Thank you for listenizing. (AP Photo/Nati Harnik)

Perry has come close to slipping the surly bonds of conventional English. But he’s not quite there yet.

“Come on,” Sarah Palin whispers. “Refudiate all this and let’s get out of here. Shakespeare did it.”

“I am trying,” Perry seems to say. But he’s still abiding by the rules — perhaps in spite of himself.

His latest hair’s-breadth ’scape came with the remark — on the authenticity of the president’s birth certificate — that “I don’t have any idea. It doesn’t matter. He’s the president of the United States. He’s elected. It’s a distractive issue.”

Distractive is a good first step. It has all the fake word characteristics — familiar beginning, strange but common end. It bodes well for the future — meanery. Obscurize. Intellectivizate.

The only trouble with “distractive” is that it’s technically a real word. This is a problem Rick Perry has been having a lot lately. He’s the Mrs. Malaprop of the GOP field.

Some candidates make up words. Rick Perry makes up words that already exist. He hits on preexisting words that all sound a little off, in context. Treacherous? Treasonous? Potato, potatoe, as Dan Quayle would say.

The trouble with speaking English as the rest of us speak it is that words, as Mitt Romney says, have meaning. Choose one word instead of another, and you have to spend the rest of your campaign either pointedly not apologizing to Ben Bernanke or pointing out that the rock was painted over years ago.

Distractive? According to, it exists. Which might be a pity. The two things most calculated to endear you to a certain brand of voter are: Question the authenticity of the president’s birth certificate and make up a new word. A healthy disrespect for the rules of the English language is refreshing. It shows who’s boss.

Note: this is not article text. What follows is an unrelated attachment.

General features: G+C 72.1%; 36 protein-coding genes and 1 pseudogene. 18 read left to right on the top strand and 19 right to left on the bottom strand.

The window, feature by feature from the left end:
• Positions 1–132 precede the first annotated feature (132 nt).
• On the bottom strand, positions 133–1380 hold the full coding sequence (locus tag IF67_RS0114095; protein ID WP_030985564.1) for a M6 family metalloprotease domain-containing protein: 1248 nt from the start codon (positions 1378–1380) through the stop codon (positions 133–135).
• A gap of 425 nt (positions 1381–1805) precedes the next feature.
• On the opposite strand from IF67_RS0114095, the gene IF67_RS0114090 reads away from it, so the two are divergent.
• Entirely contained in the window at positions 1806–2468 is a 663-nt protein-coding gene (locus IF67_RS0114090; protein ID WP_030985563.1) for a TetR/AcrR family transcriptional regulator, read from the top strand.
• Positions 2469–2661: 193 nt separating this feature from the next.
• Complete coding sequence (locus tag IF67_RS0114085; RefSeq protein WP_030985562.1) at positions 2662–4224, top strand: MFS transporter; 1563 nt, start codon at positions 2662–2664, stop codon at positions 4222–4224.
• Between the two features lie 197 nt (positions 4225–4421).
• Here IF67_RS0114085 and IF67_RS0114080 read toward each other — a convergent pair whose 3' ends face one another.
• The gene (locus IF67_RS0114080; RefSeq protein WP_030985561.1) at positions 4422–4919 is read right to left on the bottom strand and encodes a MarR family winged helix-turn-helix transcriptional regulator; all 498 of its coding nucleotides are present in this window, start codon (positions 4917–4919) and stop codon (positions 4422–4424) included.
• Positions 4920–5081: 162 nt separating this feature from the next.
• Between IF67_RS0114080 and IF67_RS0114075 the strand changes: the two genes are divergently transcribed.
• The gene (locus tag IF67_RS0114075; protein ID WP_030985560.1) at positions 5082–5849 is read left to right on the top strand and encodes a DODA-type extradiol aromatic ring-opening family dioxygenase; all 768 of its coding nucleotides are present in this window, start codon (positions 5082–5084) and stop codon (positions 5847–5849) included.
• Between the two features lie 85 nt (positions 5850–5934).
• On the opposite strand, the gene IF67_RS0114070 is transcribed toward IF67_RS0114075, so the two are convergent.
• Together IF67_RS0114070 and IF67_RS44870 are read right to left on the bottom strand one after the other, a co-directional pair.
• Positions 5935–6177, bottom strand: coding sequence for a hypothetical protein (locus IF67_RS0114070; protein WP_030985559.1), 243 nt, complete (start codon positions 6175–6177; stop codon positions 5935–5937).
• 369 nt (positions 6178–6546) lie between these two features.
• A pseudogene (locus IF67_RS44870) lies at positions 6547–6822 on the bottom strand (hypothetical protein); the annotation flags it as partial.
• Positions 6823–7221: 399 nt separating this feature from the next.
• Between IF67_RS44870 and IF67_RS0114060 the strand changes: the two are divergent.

Most of those rules were invented by twerps in the 18th century who had gotten bored of shooting small animals with guns and wanted to waste their afternoons pondering word endings. There is an anecdote about Noah Webster. His wife arrived home one afternoon and found him in flagrante delicto with another woman. “Noah, I’m surprised,” she said. “No, my dear,” he said. “You are amazed. It is we who are surprised.”

Use a preexisting word, and people can tell you you’re wrong. And that has been Perry’s Achilles heel so far. Whoever said words can’t hurt you never drove past that hunting camp.

So disgusted is the English language with what Perry has been doing that it makes a point of walking out on him at debates, leaving him to strut and fret upon the stage until the buzzer sounds, heavy on the sound, high on the fury, seeming unsure what it all signifies.

Perry needs to ditch this language, pronto. Words have meaning. But non-words? They mean what you want them to mean. Why confine yourself to real, recognizable words that other people can point to in the dictionary? It’s so limiting. Make up your own, and no one can touch you.

Perry’s not there yet. He is still hacking through the linguistic undergrowth, until finally, he will emerge, an infinitive split and bleeding in his hands, wild gerunds yapping at his heels, mangled participles dangling around his neck, to join Sarah Palin and Shakespeare on the neologistic other side.

Distractive? Close, but no refudiate.

Perhaps we’ve been misunderestimating him.